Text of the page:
The PS returns to the factory.

Forgotten, the young commuter, a key figure of the 2007 campaign. Francois Hollande woos working-class voters in the priority. Good news, according to Quebec journalist.(Le Devoir Montrea)They had virtually disappeared from the landscape since the heyday of the 1970s leftist.But they are back with their hard hats, boots of workers and their big calloused hands.They are on the pictures of the countryside, where they pose with candidates for the French presidential election. All contenders are now lining up at the factory gates, where they compete for the vote of this respectable lady that used to be called the working class. In stark contrast with previous campaigns. The candidates then seeking to put next to disadvantaged youth in the suburbs, we had fun with dress up as young American ghettos. Far from the big red spot Grandpa, it was time to "diversity". It was absolutely necessary to be open to all minorities, even more care towards the children of immigrants, who were to symbolize all by themselves the future of France.
Popular strata neglected
The comparison would be anecdotal and simple matter of electoral marketing if it does not mark a big red mark the return of the popular classes in French politics. A return that could be a lesson outside of France, perhaps even in Quebec. What has happened? Of course, there was the crisis and unemployment, which particularly affect the working classes. But there has mostly been taking. realize that surfing for years on the illusions of globalization, technological revolution, the cult of youth and multiculturalism, almost all political parties had abandoned the working classes to the National Front. All statistics show that this populist party with xenophobic overtones is one that the electorate has the most popular. And for good reason: it is the only one who chose to systematically courting this population, which, if we add employees, still represents a two voters.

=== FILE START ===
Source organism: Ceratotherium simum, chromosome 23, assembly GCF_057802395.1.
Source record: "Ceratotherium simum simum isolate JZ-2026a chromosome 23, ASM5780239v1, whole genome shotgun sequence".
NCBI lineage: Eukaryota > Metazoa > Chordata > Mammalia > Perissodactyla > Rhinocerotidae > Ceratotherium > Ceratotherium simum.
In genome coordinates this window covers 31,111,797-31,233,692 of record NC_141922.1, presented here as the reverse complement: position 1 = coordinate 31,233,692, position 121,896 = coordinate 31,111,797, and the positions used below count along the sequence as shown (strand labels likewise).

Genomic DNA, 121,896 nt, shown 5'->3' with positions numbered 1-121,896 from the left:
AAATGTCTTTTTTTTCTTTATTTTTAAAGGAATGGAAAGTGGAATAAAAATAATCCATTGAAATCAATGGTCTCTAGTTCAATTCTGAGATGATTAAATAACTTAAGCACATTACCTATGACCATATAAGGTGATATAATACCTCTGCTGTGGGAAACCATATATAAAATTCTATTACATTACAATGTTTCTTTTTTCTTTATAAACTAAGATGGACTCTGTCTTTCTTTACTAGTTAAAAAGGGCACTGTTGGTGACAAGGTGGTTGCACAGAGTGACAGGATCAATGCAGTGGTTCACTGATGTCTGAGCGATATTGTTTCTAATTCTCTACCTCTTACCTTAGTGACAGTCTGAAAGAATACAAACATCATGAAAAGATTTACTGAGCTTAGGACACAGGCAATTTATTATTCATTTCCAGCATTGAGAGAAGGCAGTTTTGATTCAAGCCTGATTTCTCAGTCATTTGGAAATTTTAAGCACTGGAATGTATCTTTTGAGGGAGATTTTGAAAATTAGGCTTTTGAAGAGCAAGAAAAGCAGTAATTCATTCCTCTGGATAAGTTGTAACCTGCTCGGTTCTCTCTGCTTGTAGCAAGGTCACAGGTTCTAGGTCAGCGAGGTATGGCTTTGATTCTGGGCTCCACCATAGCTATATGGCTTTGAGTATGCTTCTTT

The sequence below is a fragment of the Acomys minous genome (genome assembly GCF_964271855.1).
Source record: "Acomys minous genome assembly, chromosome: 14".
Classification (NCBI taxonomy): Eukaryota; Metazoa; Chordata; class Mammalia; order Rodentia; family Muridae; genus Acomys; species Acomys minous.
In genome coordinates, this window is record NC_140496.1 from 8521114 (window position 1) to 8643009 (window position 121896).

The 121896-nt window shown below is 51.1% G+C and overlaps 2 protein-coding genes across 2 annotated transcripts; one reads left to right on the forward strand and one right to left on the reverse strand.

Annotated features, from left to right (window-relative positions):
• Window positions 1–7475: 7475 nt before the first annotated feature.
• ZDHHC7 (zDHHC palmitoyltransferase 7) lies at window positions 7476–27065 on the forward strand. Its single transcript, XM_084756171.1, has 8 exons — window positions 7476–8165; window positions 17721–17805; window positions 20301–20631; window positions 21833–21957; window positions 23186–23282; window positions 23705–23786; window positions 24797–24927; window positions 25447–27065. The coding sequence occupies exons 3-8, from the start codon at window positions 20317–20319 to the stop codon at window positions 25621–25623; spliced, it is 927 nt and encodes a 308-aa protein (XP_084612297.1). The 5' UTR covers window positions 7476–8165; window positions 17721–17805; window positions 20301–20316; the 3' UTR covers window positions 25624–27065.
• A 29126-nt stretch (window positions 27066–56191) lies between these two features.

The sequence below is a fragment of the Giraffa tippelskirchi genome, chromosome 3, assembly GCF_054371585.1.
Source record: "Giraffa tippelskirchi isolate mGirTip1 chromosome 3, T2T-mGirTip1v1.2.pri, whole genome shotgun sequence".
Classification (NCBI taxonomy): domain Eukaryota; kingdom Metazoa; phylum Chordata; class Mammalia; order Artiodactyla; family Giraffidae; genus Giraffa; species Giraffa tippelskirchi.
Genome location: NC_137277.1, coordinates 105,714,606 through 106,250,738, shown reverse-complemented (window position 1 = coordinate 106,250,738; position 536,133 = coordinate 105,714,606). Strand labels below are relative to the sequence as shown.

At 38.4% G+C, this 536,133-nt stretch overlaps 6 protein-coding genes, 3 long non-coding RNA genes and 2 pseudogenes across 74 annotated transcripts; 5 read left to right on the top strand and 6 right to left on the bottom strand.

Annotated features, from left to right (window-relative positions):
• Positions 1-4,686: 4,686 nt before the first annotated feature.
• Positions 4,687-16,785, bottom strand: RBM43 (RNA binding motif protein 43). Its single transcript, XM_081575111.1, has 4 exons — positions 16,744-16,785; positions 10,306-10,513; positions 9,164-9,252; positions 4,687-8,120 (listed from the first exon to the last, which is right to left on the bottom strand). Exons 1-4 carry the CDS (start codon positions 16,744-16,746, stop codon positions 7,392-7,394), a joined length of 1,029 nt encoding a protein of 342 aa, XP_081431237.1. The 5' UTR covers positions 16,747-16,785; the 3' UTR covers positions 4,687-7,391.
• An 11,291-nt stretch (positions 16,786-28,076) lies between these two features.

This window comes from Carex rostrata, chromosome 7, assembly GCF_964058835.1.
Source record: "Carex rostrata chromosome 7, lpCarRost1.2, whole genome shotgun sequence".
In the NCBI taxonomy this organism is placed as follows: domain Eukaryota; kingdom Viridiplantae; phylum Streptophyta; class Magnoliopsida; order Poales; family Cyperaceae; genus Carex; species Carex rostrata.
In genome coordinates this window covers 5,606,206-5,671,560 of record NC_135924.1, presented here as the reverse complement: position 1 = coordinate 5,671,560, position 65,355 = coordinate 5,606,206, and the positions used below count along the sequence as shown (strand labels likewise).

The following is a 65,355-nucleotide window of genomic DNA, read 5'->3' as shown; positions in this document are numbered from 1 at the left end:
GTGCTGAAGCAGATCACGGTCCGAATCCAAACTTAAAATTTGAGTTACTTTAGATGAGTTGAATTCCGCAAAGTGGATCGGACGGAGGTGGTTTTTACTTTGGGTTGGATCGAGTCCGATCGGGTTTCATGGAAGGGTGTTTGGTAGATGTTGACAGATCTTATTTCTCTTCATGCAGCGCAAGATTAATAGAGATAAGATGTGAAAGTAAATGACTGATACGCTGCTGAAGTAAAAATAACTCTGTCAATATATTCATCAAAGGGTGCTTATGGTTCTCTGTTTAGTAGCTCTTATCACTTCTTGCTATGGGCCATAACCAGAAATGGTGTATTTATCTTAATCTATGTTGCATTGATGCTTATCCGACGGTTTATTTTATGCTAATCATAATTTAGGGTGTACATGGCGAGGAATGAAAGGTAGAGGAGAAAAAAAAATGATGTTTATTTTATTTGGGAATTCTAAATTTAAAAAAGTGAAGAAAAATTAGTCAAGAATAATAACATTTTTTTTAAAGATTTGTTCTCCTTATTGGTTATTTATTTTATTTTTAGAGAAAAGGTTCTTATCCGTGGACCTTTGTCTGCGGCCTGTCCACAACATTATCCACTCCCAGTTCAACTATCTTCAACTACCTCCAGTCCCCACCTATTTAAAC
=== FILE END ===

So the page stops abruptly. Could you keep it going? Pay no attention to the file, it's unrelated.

The country in standard
Shortly before the primary socialist think tank Terra Nova, close to the beaten candidate Martine Aubry, had theorized that the ideology of the people left in the opposite direction. In a report published last May, he even urged the Socialists do not care too much about classes as too reactionary and progressive enough, for young urban professionals (also called sores) and ethnic minorities. As Bertolt Brecht said, since the people vote against the government, should dissolve the people. It is this ideology that some liberal and multicultural activists socialists rejected by electing Francois Hollande.
No wonder not that the campaign marks the return of socialist patriotism left, while Ségolène Royal had a scandal [in 2007] for simply dared to sing the Marseillaise in an assembly. At the launch of the socialist countryside, at Le Bourget, there were more than tricolors socialist flags. The candidate did not hesitate to evoke "French dream" and the greatness of France. By reviving the popular classes, Francois Hollande has also distanced some of progressivism philistine fashion. One need only listen to his speech on education, delivered at Orleans on Feb. 9, where, away from the educational fads, he defended a more traditional school returned to its original purpose.
A school "knowledge, knowledge, culture, civility," which, he said, nobody should be judged unworthy of reading La Princesse de Cleves or Madame Bovary. The context is obviously different. But the Quebec left has it not also, happily surfed the same modes and other liberal multicultural fads? Do not hesitate to learn from what happens today in France.Source :  http://www.innovation-democratique.org

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